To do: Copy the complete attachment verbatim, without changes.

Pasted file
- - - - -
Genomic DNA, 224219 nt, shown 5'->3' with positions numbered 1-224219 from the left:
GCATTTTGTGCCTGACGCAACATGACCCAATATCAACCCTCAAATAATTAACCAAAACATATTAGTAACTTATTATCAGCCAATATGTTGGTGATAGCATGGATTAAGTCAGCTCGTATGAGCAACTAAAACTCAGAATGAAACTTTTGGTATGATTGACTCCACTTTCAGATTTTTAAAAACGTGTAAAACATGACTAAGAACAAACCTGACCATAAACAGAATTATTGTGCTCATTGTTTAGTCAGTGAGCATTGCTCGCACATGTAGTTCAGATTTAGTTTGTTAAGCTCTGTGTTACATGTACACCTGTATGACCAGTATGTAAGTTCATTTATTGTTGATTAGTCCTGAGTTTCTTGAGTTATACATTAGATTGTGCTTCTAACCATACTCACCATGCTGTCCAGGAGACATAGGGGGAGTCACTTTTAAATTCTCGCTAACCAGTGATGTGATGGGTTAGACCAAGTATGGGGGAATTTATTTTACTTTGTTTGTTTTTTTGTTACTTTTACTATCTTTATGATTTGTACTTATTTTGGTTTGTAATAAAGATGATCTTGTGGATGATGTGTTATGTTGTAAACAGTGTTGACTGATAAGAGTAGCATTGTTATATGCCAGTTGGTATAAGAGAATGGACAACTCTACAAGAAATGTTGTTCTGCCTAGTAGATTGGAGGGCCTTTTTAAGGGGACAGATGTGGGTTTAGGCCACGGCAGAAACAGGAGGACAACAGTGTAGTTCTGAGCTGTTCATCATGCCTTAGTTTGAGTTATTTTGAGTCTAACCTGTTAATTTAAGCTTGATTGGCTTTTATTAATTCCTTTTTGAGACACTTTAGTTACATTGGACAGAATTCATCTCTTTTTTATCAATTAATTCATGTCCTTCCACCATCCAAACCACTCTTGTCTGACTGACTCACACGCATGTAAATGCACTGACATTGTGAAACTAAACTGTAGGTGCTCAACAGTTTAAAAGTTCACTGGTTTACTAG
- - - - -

Genomic DNA, 224219 nt, shown 5'->3' with positions numbered 1-224219 from the left:
GCATTTTGTGCCTGACGCAACATGACCCAATATCAACCCTCAAATAATTAACCAAAACATATTAGTAACTTATTATCAGCCAATATGTTGGTGATAGCATGGATTAAGTCAGCTCGTATGAGCAACTAAAACTCAGAATGAAACTTTTGGTATGATTGACTCCACTTTCAGATTTTTAAAAACGTGTAAAACATGACTAAGAACAAACCTGACCATAAACAGAATTATTGTGCTCATTGTTTAGTCAGTGAGCATTGCTCGCACATGTAGTTCAGATTTAGTTTGTTAAGCTCTGTGTTACATGTACACCTGTATGACCAGTATGTAAGTTCATTTATTGTTGATTAGTCCTGAGTTTCTTGAGTTATACATTAGATTGTGCTTCTAACCATACTCACCATGCTGTCCAGGAGACATAGGGGGAGTCACTTTTAAATTCTCGCTAACCAGTGATGTGATGGGTTAGACCAAGTATGGGGGAATTTATTTTACTTTGTTTGTTTTTTTGTTACTTTTACTATCTTTATGATTTGTACTTATTTTGGTTTGTAATAAAGATGATCTTGTGGATGATGTGTTATGTTGTAAACAGTGTTGACTGATAAGAGTAGCATTGTTATATGCCAGTTGGTATAAGAGAATGGACAACTCTACAAGAAATGTTGTTCTGCCTAGTAGATTGGAGGGCCTTTTTAAGGGGACAGATGTGGGTTTAGGCCACGGCAGAAACAGGAGGACAACAGTGTAGTTCTGAGCTGTTCATCATGCCTTAGTTTGAGTTATTTTGAGTCTAACCTGTTAATTTAAGCTTGATTGGCTTTTATTAATTCCTTTTTGAGACACTTTAGTTACATTGGACAGAATTCATCTCTTTTTTATCAATTAATTCATGTCCTTCCACCATCCAAACCACTCTTGTCTGACTGACTCACACGCATGTAAATGCACTGACATTGTGAAACTAAACTGTAGGTGCTCAACAGTTTAAAAGTTCACTGGTTTACTAG